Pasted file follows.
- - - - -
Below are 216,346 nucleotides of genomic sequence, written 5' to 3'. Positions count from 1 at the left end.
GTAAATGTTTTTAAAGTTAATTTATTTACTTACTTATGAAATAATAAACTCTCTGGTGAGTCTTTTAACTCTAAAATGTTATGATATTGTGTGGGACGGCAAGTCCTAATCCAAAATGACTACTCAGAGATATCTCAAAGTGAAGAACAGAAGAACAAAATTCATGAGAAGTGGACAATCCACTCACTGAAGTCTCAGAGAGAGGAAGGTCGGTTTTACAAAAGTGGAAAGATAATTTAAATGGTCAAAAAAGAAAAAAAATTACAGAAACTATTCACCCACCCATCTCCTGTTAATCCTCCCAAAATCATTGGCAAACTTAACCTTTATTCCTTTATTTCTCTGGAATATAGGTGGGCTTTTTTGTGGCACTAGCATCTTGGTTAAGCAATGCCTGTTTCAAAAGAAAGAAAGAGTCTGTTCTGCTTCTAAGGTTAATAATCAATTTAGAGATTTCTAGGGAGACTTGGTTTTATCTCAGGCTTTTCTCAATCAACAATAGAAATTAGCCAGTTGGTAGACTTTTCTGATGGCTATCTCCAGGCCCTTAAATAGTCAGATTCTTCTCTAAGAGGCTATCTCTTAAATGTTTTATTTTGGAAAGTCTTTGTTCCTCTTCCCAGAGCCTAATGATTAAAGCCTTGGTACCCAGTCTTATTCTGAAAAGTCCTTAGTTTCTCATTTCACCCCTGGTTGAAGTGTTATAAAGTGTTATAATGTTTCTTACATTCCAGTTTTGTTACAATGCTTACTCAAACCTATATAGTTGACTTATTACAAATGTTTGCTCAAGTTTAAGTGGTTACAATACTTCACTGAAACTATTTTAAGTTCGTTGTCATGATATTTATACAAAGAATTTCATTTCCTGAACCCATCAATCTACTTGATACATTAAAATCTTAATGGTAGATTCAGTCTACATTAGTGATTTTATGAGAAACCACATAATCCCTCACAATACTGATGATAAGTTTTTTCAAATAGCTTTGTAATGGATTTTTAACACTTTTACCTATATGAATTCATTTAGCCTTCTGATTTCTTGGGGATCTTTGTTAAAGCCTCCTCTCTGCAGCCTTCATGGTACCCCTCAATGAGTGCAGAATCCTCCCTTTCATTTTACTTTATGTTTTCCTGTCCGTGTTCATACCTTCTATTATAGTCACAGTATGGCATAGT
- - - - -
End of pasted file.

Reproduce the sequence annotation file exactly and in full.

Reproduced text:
Below are 216,346 nucleotides of genomic sequence, written 5' to 3'. Positions count from 1 at the left end.
GTAAATGTTTTTAAAGTTAATTTATTTACTTACTTATGAAATAATAAACTCTCTGGTGAGTCTTTTAACTCTAAAATGTTATGATATTGTGTGGGACGGCAAGTCCTAATCCAAAATGACTACTCAGAGATATCTCAAAGTGAAGAACAGAAGAACAAAATTCATGAGAAGTGGACAATCCACTCACTGAAGTCTCAGAGAGAGGAAGGTCGGTTTTACAAAAGTGGAAAGATAATTTAAATGGTCAAAAAAGAAAAAAAATTACAGAAACTATTCACCCACCCATCTCCTGTTAATCCTCCCAAAATCATTGGCAAACTTAACCTTTATTCCTTTATTTCTCTGGAATATAGGTGGGCTTTTTTGTGGCACTAGCATCTTGGTTAAGCAATGCCTGTTTCAAAAGAAAGAAAGAGTCTGTTCTGCTTCTAAGGTTAATAATCAATTTAGAGATTTCTAGGGAGACTTGGTTTTATCTCAGGCTTTTCTCAATCAACAATAGAAATTAGCCAGTTGGTAGACTTTTCTGATGGCTATCTCCAGGCCCTTAAATAGTCAGATTCTTCTCTAAGAGGCTATCTCTTAAATGTTTTATTTTGGAAAGTCTTTGTTCCTCTTCCCAGAGCCTAATGATTAAAGCCTTGGTACCCAGTCTTATTCTGAAAAGTCCTTAGTTTCTCATTTCACCCCTGGTTGAAGTGTTATAAAGTGTTATAATGTTTCTTACATTCCAGTTTTGTTACAATGCTTACTCAAACCTATATAGTTGACTTATTACAAATGTTTGCTCAAGTTTAAGTGGTTACAATACTTCACTGAAACTATTTTAAGTTCGTTGTCATGATATTTATACAAAGAATTTCATTTCCTGAACCCATCAATCTACTTGATACATTAAAATCTTAATGGTAGATTCAGTCTACATTAGTGATTTTATGAGAAACCACATAATCCCTCACAATACTGATGATAAGTTTTTTCAAATAGCTTTGTAATGGATTTTTAACACTTTTACCTATATGAATTCATTTAGCCTTCTGATTTCTTGGGGATCTTTGTTAAAGCCTCCTCTCTGCAGCCTTCATGGTACCCCTCAATGAGTGCAGAATCCTCCCTTTCATTTTACTTTATGTTTTCCTGTCCGTGTTCATACCTTCTATTATAGTCACAGTATGGCATAGT